Minnesota is a leading state in annual farm income. It ranks at #5 among the states, generating about 4% of the nation's total agricultural receipts.
In terms of revenue generated Minnesota's top five agricultural products are corn for grain, hogs, soybeans, dairy products, and and cattle and calves.
Livestock and livestock products account for about half of the state's farm income. Minnesota's most valuable livestock products are hogs, accounting for 18% of the state's total agricultural revenues. Minnesota is a leading (#3) hog-producing state.
Dairy products and cattle and calves are also very important sources of revenue in the state. Minnesota is a leading milk-producing state, most of which is converted into butter and cheese.
Turkeys and chicken eggs complete the list of the top five livestock products of Minnesota. Minnesota is also a leading producer of eggs and turkeys.
Corn is the state's most valuable crop followed by soybeans and again, Minnesota is a leading producer.
Farmers also grow hay, sugar beets, wheat, barley, flaxseed and oats.
The leading vegetable crops are peas, potatoes and sweet corn.
Minnesota's leading fruit crops are apples.
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Manufacturers add value to raw products by creating manufactured items. For example, cotton cloth becomes more valuable than a boll of cotton through manufacturing processes.
Computer and electronic products (medical devices, computer components, communications equipment) are the primary manufactured products of Minnesota.
Food products rank second. Minnesota is a leading meatpacking state and a leading producer of flour, processed into cake mixes and breakfast cereals. Among the leading milk, butter and cheese production states, Minnesota is also a top producer of frozen and canned vegetables.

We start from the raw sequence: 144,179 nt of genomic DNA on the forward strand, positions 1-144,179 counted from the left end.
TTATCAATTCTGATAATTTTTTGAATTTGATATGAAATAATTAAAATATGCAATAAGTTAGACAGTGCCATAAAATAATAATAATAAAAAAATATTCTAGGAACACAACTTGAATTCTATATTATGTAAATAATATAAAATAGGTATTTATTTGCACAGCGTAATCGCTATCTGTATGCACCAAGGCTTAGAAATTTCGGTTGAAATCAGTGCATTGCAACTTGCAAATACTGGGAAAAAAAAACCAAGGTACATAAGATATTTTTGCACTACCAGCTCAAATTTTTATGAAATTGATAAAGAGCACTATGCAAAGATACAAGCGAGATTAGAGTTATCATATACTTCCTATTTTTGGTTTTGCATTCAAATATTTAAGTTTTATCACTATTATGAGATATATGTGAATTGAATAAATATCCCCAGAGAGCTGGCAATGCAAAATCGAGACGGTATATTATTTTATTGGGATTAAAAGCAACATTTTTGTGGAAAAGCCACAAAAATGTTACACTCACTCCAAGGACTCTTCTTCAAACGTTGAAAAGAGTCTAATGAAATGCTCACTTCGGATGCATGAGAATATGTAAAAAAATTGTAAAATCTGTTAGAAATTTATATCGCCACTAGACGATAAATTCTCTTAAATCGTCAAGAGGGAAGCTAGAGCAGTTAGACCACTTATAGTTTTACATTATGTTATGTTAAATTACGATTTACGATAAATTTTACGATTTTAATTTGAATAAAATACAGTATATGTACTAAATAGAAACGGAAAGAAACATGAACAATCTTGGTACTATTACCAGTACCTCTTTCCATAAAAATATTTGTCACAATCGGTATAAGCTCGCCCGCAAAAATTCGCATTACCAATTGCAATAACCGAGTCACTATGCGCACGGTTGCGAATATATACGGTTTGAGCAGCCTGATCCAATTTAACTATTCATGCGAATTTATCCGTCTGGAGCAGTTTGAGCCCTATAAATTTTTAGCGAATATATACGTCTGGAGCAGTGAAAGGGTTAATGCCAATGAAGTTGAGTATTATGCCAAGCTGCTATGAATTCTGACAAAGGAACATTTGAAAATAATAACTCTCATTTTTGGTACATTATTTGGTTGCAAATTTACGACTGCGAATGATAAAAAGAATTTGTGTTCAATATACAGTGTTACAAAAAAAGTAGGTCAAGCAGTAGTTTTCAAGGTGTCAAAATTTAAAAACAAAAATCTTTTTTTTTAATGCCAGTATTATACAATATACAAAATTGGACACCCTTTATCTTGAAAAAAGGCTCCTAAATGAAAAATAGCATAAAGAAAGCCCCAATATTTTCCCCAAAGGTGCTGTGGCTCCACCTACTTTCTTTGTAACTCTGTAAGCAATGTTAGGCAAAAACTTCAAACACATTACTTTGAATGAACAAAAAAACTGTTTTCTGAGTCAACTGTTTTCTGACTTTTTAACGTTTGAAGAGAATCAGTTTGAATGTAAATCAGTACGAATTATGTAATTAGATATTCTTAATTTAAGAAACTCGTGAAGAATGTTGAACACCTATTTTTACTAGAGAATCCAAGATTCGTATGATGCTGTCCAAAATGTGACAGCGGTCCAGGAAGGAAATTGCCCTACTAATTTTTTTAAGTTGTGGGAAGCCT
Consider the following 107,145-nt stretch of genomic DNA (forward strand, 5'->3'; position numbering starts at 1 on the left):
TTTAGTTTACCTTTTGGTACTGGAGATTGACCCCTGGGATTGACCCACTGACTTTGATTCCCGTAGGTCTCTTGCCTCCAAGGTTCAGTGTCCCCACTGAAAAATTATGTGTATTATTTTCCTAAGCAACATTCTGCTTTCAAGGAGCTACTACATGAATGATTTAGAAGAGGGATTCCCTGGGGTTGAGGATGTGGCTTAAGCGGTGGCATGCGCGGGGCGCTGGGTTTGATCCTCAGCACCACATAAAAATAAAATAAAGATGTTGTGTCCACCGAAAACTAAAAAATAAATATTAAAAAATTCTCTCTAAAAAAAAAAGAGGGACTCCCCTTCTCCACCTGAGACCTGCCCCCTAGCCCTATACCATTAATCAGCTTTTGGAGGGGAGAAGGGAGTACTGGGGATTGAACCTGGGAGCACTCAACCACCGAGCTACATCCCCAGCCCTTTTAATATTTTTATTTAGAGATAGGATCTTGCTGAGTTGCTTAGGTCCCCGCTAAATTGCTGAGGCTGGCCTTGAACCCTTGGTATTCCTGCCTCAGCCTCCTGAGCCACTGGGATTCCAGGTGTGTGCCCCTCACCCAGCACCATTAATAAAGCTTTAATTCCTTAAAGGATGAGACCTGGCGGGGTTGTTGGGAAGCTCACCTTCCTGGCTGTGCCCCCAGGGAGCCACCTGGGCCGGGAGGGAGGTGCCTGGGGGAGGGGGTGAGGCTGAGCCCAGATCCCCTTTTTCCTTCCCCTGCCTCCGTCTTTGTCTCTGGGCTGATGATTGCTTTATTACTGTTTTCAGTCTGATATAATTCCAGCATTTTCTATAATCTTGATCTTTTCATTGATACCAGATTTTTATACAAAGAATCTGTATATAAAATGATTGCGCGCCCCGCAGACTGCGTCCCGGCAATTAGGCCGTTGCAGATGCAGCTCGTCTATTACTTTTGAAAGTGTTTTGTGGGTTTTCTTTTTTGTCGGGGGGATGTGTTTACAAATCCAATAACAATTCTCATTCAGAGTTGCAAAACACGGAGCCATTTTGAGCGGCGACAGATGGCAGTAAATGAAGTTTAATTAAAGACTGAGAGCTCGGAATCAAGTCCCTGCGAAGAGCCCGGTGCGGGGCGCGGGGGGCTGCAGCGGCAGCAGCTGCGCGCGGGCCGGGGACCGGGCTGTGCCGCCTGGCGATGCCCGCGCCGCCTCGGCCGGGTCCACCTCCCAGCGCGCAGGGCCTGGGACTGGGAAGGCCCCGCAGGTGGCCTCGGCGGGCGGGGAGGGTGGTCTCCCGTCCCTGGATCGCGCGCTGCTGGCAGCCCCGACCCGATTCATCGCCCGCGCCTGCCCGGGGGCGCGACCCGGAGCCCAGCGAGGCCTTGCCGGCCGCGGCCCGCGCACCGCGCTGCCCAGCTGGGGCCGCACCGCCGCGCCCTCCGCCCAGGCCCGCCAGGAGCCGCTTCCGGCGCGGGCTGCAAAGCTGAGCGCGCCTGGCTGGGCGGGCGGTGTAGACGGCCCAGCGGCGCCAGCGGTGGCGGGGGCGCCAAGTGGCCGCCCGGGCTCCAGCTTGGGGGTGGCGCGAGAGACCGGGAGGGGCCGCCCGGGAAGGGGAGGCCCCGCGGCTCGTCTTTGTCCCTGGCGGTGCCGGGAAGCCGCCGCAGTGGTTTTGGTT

The manufacture of machinery (agricultural machinery, metalworking, heating and cooling, machines for making microchips) ranks third in the manufacturing sector.
Other manufactured products in the state include weapons and ammunition, cans, stampings, paper products (adhesive tape), printed materials (commercial print shops, newspaper and book publishers), transportation equipment (automobiles, trucks, buses), aircraft parts and wood products (plywood).
Most of Minnesota's mining income comes from iron ore. Minnesota leads the other states in the production of iron ore.
Quarries in Minnesota provide high quality granite.
Other mined products are limestone, sand and gravel and peat.
Commercial and recreational fishing contributes to the economy and the Mississippi river provides buffalo fish, carp, catfish, whitefish and yellow perch while Lake superior provides lake herring, smelt, walleye and yellow pike.
The most important community, business, and personal services include private health care, computer programming and data processing, legal services and automobile repair.
Ranking second in the services sector are finance, insurance and real estate industries.
Wholesale (automobiles, farm products, groceries) and retail (discount stores, food stores, restaurants) trade rank third among the service industries.
Gordon L. Levine and William E. Lass, "Minnesota," World Book Online Americas Edition, http://www.worldbookonline.com/wbol/wbPage/na/ar/co/363640, August 15, 2001.
U.S. Department of Agriculture: National Agricultural Statistics Service, "Minnesota State Agriculture Overview, 2004", 3 January 2006, <http://www.nass.usda.gov/Statistics_by_State/Ag_Overview/AgOverview_MN.pdf> (12 January 2006)